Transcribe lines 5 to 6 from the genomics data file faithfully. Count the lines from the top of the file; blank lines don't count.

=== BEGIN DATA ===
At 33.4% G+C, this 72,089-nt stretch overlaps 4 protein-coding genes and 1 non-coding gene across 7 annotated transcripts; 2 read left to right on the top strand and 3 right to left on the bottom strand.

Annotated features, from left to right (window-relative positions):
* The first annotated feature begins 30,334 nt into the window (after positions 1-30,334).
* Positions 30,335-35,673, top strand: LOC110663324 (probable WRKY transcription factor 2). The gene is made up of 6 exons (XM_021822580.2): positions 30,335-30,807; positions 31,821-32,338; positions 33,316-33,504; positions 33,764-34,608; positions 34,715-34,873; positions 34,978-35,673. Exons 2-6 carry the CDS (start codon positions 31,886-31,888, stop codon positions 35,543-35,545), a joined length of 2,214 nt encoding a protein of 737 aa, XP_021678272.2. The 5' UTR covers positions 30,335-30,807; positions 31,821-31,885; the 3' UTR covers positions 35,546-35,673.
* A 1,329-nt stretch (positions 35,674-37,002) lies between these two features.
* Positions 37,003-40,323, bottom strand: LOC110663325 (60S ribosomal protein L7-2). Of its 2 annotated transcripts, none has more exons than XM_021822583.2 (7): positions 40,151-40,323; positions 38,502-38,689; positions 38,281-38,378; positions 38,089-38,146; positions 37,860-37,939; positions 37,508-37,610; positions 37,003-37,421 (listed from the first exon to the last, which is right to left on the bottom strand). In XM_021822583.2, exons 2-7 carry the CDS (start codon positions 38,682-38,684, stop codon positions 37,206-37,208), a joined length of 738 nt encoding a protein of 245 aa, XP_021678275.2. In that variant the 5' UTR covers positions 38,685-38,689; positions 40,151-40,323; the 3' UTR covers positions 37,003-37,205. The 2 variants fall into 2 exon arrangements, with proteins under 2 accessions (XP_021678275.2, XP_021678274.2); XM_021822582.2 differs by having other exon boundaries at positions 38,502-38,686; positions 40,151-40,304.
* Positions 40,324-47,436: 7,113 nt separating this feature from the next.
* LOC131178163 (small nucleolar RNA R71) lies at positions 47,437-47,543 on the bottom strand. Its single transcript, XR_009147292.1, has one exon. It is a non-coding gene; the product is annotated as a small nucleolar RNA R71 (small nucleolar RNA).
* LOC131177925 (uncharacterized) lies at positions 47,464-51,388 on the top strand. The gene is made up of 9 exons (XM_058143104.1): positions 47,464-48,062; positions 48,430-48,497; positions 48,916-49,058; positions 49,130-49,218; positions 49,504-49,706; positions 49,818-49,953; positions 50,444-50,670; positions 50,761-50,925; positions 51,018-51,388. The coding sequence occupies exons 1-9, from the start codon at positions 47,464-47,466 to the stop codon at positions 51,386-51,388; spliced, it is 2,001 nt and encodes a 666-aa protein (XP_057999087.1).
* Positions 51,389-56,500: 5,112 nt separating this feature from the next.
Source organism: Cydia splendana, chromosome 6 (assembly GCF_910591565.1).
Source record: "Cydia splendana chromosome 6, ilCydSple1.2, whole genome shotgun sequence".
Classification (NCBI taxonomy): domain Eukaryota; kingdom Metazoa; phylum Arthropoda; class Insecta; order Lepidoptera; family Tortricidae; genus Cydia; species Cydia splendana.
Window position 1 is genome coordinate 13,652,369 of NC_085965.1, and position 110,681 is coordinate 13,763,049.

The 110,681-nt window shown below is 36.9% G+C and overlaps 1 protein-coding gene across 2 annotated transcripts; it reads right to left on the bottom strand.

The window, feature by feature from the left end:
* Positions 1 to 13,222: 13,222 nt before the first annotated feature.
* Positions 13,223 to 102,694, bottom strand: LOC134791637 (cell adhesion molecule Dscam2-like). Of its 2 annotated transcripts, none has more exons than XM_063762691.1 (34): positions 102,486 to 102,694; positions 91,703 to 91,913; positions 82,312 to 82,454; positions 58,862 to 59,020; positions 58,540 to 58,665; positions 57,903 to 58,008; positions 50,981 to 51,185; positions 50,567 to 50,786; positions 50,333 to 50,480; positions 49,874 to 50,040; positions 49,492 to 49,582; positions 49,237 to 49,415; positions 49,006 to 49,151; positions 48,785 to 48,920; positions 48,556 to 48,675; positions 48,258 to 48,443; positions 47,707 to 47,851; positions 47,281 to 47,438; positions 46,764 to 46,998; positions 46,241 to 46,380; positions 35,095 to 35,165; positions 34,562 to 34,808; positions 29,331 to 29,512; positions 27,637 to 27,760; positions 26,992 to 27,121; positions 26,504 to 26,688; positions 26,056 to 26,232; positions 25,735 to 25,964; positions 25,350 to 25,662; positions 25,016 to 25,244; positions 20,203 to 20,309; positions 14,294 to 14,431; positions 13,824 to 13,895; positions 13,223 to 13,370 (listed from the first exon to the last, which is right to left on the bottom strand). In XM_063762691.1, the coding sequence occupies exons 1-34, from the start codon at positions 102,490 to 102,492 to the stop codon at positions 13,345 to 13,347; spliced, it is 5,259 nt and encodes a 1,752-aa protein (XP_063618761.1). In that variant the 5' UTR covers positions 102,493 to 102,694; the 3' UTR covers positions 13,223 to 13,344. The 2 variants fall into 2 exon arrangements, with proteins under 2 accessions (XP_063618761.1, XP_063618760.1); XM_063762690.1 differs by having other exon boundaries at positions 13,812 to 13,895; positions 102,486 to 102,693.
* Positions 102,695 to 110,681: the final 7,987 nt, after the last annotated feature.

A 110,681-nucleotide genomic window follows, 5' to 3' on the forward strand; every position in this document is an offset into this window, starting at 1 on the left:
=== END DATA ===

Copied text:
* A 1,329-nt stretch (positions 35,674-37,002) lies between these two features.
* Positions 37,003-40,323, bottom strand: LOC110663325 (60S ribosomal protein L7-2). Of its 2 annotated transcripts, none has more exons than XM_021822583.2 (7): positions 40,151-40,323; positions 38,502-38,689; positions 38,281-38,378; positions 38,089-38,146; positions 37,860-37,939; positions 37,508-37,610; positions 37,003-37,421 (listed from the first exon to the last, which is right to left on the bottom strand). In XM_021822583.2, exons 2-7 carry the CDS (start codon positions 38,682-38,684, stop codon positions 37,206-37,208), a joined length of 738 nt encoding a protein of 245 aa, XP_021678275.2. In that variant the 5' UTR covers positions 38,685-38,689; positions 40,151-40,323; the 3' UTR covers positions 37,003-37,205. The 2 variants fall into 2 exon arrangements, with proteins under 2 accessions (XP_021678275.2, XP_021678274.2); XM_021822582.2 differs by having other exon boundaries at positions 38,502-38,686; positions 40,151-40,304.